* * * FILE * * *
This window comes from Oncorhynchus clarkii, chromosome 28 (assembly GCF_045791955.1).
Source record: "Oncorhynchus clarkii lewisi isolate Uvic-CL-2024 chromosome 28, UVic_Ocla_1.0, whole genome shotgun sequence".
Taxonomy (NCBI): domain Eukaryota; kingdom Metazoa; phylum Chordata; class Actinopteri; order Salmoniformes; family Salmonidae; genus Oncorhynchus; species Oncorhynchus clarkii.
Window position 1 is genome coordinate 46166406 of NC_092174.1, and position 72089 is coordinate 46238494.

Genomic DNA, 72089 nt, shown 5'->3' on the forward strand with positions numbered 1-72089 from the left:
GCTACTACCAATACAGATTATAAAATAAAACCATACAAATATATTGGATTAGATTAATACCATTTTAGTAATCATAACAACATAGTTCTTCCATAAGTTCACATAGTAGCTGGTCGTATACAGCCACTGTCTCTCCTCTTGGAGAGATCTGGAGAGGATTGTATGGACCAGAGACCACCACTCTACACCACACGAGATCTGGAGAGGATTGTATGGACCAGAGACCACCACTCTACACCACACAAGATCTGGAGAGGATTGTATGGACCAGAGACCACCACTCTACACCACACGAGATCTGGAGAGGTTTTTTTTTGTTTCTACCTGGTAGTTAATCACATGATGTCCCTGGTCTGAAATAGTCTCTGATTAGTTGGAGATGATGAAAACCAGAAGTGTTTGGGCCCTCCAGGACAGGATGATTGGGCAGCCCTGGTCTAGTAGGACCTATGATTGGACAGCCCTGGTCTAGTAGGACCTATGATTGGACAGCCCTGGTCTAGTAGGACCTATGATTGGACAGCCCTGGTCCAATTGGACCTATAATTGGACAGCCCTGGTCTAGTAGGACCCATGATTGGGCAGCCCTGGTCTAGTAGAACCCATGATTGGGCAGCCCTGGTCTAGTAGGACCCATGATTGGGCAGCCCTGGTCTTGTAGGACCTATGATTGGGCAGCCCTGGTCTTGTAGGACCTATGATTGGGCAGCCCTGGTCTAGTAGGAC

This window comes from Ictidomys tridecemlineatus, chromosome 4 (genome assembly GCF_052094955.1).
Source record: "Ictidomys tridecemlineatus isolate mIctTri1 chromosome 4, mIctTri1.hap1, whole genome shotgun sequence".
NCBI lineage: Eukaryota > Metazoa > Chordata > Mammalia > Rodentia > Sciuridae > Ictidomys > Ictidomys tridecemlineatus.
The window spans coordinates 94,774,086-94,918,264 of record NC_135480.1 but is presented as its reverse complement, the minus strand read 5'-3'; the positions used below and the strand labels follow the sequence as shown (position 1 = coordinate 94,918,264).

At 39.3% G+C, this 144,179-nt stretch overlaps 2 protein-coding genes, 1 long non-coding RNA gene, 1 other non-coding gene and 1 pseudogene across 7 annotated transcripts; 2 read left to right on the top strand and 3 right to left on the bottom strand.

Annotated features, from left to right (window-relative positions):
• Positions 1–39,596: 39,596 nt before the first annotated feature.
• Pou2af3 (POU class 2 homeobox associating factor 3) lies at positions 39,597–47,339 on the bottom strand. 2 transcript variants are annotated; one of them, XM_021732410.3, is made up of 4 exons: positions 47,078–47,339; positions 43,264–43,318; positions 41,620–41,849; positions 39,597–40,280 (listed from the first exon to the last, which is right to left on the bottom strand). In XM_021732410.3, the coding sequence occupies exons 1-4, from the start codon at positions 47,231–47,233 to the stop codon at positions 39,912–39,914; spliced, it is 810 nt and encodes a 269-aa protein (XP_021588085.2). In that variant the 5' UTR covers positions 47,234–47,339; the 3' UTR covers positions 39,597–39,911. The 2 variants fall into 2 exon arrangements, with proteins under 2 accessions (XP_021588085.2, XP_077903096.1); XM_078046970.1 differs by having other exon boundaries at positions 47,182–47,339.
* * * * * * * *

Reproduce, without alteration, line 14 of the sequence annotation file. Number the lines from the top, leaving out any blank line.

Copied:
• Pou2af3 (POU class 2 homeobox associating factor 3) lies at positions 39,597–47,339 on the bottom strand. 2 transcript variants are annotated; one of them, XM_021732410.3, is made up of 4 exons: positions 47,078–47,339; positions 43,264–43,318; positions 41,620–41,849; positions 39,597–40,280 (listed from the first exon to the last, which is right to left on the bottom strand). In XM_021732410.3, the coding sequence occupies exons 1-4, from the start codon at positions 47,231–47,233 to the stop codon at positions 39,912–39,914; spliced, it is 810 nt and encodes a 269-aa protein (XP_021588085.2). In that variant the 5' UTR covers positions 47,234–47,339; the 3' UTR covers positions 39,597–39,911. The 2 variants fall into 2 exon arrangements, with proteins under 2 accessions (XP_021588085.2, XP_077903096.1); XM_078046970.1 differs by having other exon boundaries at positions 47,182–47,339.